God, on the other hand, who does not have to earn the continued renewal right to a temporary habitation, also does not need, as the lesser gods, to drug a man with the endless intoxicants of His grace which might come in the form of worldly success and temporal power. Following God’s Spirit will therefore usually not grant one worldly insight that might bolster one’s wealth and status in the world, far from it. For the wealth of insight and communion with His Son that one will inevitably be granted by partnering with His Spirit is an immaterial insight, a “spiritual” insight if you will, and needs no earthly proofs in order for it to be true and or eternally valuable. In fact, “value” itself, in order to attain the transcendence that it longs so that it may actually become “truth”, will necessarily be foreign to the logic of the world and at odds with the kind of worldly success that might curse a man by driving a wedge between his reliance on God and by so doing lead such a one to trust in his own ways and not the Spirit’s who is the source of all wisdom and Truth. Thus, those who surrender to the leading of the Spirit will often seem not as earthly blessed as those who either glibly prattle the ephemeral nonsense of the world or proactively ask for the possession of an entity who is not God to lead them to such earthly success.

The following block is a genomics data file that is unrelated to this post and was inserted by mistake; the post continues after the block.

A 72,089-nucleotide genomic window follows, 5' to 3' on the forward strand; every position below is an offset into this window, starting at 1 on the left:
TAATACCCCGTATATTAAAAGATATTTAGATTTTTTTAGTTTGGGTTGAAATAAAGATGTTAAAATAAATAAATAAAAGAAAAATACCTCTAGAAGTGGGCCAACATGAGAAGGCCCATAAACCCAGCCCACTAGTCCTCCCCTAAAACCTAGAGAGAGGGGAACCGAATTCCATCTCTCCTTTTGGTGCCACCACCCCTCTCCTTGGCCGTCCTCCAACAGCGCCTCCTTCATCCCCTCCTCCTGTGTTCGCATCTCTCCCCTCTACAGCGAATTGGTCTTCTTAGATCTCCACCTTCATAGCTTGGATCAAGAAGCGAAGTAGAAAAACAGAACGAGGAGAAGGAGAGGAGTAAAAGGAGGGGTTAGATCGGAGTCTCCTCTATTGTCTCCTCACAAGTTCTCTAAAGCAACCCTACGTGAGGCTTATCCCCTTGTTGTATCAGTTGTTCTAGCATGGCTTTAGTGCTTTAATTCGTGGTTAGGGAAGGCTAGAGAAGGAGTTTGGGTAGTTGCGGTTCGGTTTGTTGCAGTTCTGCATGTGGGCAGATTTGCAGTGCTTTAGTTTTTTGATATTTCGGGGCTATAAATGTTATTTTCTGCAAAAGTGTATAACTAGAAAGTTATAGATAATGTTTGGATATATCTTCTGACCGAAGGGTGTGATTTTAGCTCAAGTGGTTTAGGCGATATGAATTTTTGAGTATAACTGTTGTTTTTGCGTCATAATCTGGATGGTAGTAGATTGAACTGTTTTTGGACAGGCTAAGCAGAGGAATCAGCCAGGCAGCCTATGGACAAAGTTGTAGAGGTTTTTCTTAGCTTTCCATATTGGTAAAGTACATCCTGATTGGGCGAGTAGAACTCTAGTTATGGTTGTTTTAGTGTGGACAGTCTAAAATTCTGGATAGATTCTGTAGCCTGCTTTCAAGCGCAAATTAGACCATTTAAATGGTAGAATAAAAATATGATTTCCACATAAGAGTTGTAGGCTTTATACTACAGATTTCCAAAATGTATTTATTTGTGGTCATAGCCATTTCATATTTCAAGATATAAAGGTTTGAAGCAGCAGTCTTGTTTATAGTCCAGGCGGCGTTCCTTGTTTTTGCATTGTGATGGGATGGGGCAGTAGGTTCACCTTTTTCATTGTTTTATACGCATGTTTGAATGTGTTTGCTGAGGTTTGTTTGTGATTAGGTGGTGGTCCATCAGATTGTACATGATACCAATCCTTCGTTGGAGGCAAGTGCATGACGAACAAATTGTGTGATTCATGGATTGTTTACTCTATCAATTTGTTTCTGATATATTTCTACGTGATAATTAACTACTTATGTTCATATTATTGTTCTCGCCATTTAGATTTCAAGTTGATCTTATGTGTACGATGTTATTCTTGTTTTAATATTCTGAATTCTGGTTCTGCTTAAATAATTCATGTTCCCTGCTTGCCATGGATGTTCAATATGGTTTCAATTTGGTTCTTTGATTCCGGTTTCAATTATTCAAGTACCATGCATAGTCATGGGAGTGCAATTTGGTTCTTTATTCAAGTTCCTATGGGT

Again, after the coming of Christ who destroyed the temple of God which is His Body – and rose again in power of the Spirit on the third day and not long thereafter ascended and was followed by the coming of His Spirit unto earth, made man on the day of His death each one a temple just as He, whether for carnal use or sacred.


The most sacred thing in the Realm of Reason, if anything therein can even be considered as such, is man’s will which is both the pro-generative force behind his every thought and deed and also the culmination of his every desire, hope, expectation, want, fear, and trepidation.